European foundations give 5 bn to research and innovation

European foundations give 5 bn to research and innovation

Private foundations across Europe account for at least 5 billion Euros of spending to research and innovation. That is the result of the EUFORI Study, a large research project commissioned by the European Commission. Experts from 29 countries contributed to the project, which was coordinated by researchers from VU Amsterdam. 1,591 foundations in the field of Research & Development participated in the study, which was conducted in 27 EU countries, Switzerland and Norway. The synthesis report and 29 national reports are available at EUFORI’s...

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Only moderate health benefits of being a volunteer

Only moderate health benefits of being a volunteer

Volunteering has only small beneficial effects on the health, subjective well-being and social networks of volunteers. Whereas previous studies found volunteers to be healthier and happier as well as to have a stronger social network, the issue of causality is often not addressed adequately. It could very well be that healthier and happier people with stronger networks are selected into volunteering. In order to disentangle selection effects from causal effects, researchers of the Center for Philanthropic Studies at VU Amsterdam examined six panel survey datasets from countries across Europe. Starting or stopping with voluntary work is associated with changes in subjective health, subjective well-being and the strength of one’s social network, but the effects are small. A large part of the variance between volunteers and non-volunteers can be attributed to selection effects. The publication “Welfare impacts of participation”, which is part of the EU-funded research project Impact of the Third Sector as Social Innovation (ITSSOIN), is available...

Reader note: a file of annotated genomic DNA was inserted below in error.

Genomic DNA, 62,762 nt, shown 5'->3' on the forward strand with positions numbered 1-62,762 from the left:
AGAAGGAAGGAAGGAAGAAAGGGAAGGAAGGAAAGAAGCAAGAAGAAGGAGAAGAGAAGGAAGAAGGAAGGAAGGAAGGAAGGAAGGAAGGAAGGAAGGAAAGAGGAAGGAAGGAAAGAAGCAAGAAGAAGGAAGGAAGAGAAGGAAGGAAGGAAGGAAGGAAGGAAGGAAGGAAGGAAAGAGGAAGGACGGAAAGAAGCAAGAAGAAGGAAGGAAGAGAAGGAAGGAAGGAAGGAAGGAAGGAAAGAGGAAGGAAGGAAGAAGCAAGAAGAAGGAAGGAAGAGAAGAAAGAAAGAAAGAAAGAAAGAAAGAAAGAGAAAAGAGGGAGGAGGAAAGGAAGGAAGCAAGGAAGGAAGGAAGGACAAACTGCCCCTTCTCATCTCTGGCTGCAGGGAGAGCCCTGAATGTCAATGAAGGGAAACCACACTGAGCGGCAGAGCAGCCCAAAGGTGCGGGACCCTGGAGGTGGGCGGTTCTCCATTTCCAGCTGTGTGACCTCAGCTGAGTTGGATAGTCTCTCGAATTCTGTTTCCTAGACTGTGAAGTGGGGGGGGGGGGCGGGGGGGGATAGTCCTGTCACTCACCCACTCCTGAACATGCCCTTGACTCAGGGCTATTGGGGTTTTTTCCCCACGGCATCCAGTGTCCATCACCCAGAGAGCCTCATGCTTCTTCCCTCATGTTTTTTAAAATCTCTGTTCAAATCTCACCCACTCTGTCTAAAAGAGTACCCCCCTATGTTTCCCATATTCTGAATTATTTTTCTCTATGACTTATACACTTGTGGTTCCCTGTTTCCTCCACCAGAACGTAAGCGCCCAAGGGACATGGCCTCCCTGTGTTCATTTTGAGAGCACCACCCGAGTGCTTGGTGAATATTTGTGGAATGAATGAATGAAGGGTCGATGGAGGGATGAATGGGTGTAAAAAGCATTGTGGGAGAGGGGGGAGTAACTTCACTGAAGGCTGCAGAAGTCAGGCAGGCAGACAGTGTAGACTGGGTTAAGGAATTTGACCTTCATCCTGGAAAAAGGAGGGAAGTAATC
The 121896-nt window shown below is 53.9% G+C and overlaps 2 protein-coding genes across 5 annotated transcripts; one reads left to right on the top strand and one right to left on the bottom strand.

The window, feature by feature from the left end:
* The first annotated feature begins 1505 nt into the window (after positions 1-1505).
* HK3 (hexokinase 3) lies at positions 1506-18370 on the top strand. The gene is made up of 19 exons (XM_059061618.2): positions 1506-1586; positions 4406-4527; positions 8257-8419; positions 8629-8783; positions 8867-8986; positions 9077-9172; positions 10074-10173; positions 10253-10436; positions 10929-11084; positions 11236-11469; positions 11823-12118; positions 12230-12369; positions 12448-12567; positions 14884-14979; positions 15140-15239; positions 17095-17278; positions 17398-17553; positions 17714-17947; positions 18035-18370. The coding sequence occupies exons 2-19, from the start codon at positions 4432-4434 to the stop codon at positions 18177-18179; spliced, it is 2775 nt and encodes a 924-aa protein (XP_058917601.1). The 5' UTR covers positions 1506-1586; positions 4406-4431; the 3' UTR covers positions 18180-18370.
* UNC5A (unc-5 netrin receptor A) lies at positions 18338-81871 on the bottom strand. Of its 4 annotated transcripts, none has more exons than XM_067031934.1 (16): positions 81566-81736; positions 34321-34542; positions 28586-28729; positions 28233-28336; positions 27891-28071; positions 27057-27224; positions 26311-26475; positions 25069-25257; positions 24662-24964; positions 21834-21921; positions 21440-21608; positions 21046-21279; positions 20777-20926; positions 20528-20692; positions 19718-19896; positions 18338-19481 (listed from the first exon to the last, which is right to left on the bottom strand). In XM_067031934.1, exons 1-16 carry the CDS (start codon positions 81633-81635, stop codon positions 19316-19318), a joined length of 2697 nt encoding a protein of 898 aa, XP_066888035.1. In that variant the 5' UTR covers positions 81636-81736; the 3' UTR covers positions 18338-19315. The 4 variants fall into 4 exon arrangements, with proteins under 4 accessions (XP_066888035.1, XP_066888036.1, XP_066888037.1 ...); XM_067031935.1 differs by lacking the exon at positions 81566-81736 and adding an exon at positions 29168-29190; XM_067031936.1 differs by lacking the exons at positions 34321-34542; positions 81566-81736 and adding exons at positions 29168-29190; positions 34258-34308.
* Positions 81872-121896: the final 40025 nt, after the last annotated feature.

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PS – Philanthropy Seminars

PS – Philanthropy Seminars

The Center for Philanthropic Studies at VU University Amsterdam organizes PS – Philanthropy Seminars. Through Philanthropy Seminars, the Center exchanges results of research on philanthropy with practitioners in the philanthropy sector.   ———————————————————————————————————————————————————————- Previous seminars:   Measurement of donor trust, and its importance to fundraising by Professor Chris Burt University of Canterbury, New Zealand Numerous studies have found relationships between aspects of donor decision-making and donor trust.  Perhaps the strongest of these relationships is the association between a donor’s perception of a charity’s trustworthiness and their willingness to make a donation to the charity.  Given the importance of donor trust for fundraising, it is argued that charities should be regularly evaluating trust perceptions in their donor population.  Unfortunately, many of the options available for the measurement of donor trust have both methodological and practical limitations.  These limitations are discussed, and research on a technique termed donation splitting is described.  Results from the use of donation splitting are discussed in term of evaluating the impact of a charity’s financial management on donor trust, and in terms of delivering trust building advantages. Government subsidies and international relief and development work Organized jointly with NCDO, the national  expertise and advisory centre for citizenship and international cooperation The Dutch government announced severe budget cuts in subsidies for NGOs working in the field of international relief and development. How will these budget cuts affect fundraising efforts and levels of private giving? Will declining subsidies be compensated by increasing donations? René Bekkers will present recent and ongoing research at the Center for Philanthropic Studies about the influence of changes in government subsidies on giving to international relief and development work. Details about the venue and time of the seminar will be announced later....